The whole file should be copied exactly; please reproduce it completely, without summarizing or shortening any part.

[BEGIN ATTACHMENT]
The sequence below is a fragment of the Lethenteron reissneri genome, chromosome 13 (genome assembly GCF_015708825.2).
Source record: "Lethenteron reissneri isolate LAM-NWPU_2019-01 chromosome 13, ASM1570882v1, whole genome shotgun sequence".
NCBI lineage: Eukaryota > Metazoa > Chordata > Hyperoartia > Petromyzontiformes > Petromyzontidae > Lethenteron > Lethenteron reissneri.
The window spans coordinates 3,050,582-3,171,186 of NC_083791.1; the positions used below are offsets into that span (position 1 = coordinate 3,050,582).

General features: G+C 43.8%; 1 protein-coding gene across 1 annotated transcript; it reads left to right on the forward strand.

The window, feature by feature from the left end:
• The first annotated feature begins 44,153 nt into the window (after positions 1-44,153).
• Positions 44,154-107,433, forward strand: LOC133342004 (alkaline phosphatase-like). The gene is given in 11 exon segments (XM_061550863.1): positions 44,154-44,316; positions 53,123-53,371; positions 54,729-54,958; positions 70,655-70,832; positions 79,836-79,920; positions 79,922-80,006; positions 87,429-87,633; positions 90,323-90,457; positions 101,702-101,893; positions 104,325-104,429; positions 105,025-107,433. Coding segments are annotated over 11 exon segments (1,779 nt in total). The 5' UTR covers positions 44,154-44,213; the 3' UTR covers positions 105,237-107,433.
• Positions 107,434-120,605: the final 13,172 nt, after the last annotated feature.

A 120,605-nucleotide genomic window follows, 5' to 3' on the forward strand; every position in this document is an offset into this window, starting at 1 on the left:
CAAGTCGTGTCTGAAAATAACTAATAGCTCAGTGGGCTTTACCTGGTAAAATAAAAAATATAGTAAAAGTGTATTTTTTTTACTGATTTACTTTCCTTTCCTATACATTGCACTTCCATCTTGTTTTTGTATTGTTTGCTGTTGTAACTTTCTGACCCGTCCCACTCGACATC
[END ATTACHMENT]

The sequence below is a fragment of the Lethenteron reissneri genome, chromosome 13 (genome assembly GCF_015708825.2).
Source record: "Lethenteron reissneri isolate LAM-NWPU_2019-01 chromosome 13, ASM1570882v1, whole genome shotgun sequence".
NCBI lineage: Eukaryota > Metazoa > Chordata > Hyperoartia > Petromyzontiformes > Petromyzontidae > Lethenteron > Lethenteron reissneri.
The window spans coordinates 3,050,582-3,171,186 of NC_083791.1; the positions used below are offsets into that span (position 1 = coordinate 3,050,582).

General features: G+C 43.8%; 1 protein-coding gene across 1 annotated transcript; it reads left to right on the forward strand.

The window, feature by feature from the left end:
• The first annotated feature begins 44,153 nt into the window (after positions 1-44,153).
• Positions 44,154-107,433, forward strand: LOC133342004 (alkaline phosphatase-like). The gene is given in 11 exon segments (XM_061550863.1): positions 44,154-44,316; positions 53,123-53,371; positions 54,729-54,958; positions 70,655-70,832; positions 79,836-79,920; positions 79,922-80,006; positions 87,429-87,633; positions 90,323-90,457; positions 101,702-101,893; positions 104,325-104,429; positions 105,025-107,433. Coding segments are annotated over 11 exon segments (1,779 nt in total). The 5' UTR covers positions 44,154-44,213; the 3' UTR covers positions 105,237-107,433.
• Positions 107,434-120,605: the final 13,172 nt, after the last annotated feature.

A 120,605-nucleotide genomic window follows, 5' to 3' on the forward strand; every position in this document is an offset into this window, starting at 1 on the left:
CAAGTCGTGTCTGAAAATAACTAATAGCTCAGTGGGCTTTACCTGGTAAAATAAAAAATATAGTAAAAGTGTATTTTTTTTACTGATTTACTTTCCTTTCCTATACATTGCACTTCCATCTTGTTTTTGTATTGTTTGCTGTTGTAACTTTCTGACCCGTCCCACTCGACATC